Blepharitis Causes

Blepharitis is an inflammation that affects the eyelids and eyelashes. Find out what causes this common condition and what can be done about the problem from the experts at Elmquist Eye Group.

Blepharitis Causes

What is Blepharitis?

Blepharitis (blef-uh-RYE-tis) is a chronic inflammation or swelling of the eyelids and eyelash follicles. Your eyes may become red, blurry or tear up frequently. The eyelids may crust, flake, scale or redden, and the smooth inside lining of the lids may feel rough and scratchy. In more serious cases, eyelashes may fall out or the infection may spread to the cornea.

Blepharitis is most commonly caused by seborrheic dermatitis, dandruff of the scalp or eyebrows, bacterial infections, allergic reactions or poor eyelid hygiene. It occurs in two forms:

  • Anterior blepharitis affects the front of the eyelids, usually near the eyelashes. The two most common causes of this type of blepharitis are a bacterial infection and a skin disorder called seborrheic dermatitis, which causes itchy and flaky skin.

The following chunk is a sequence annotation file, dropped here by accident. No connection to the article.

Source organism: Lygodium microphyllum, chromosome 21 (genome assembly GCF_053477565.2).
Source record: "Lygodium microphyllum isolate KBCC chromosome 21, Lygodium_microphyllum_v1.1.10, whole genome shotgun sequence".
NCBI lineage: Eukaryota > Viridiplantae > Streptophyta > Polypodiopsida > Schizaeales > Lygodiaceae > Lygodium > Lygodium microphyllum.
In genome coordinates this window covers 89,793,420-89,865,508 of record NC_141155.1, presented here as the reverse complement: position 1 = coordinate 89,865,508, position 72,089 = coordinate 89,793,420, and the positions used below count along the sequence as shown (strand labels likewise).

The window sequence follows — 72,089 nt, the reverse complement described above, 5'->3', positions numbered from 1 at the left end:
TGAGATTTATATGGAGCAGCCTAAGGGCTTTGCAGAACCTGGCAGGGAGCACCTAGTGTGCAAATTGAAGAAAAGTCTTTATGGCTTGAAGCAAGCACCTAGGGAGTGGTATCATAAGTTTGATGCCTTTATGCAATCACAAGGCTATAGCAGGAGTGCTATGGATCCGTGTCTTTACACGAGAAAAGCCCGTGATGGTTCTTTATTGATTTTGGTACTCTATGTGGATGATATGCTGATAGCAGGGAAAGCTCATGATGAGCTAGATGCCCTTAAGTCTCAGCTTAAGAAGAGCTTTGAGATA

• Posterior blepharitis affects the interior surface of the eyelid which comes in contact with the eye. It is usually caused by problems with the meibomian (oil) glands in the lid margin. This type of blepharitis is more common than the anterior type, and often affects people with acne rosacea.

Blepharitis Symptoms

The signs and symptoms associated with blepharitis include:

  • Itching and burning of the eyes
  • Redness of the eyes or eyelids
  • Flaking of skin on the lids
  • Eyes feel dry or gritty
  • Crusting near the lashes (generally worst when you wake up)
  • Reduced vision
  • Dry eye

How We Treat Blepharitis

Blepharitis usually affects both eyes and is chronic, which means that once you’ve had it, it can come and go, even after it has been cleared up.

In mild cases, your eye doctor may advise you to place a warm washcloth on your eye to help loosen crust. You may also have to wash your eyelids with an eyelid cleanser or diluted baby shampoo. If an infection is present, your doctor may recommend prescription antibiotic drops, ointment, or an oral antibiotic.

To learn more about what causes blepharitis and discuss the treatment options with one of the eye care specialists at Elmquist Eye Group, please contact us at (239) 936-2020 to schedule an appointment.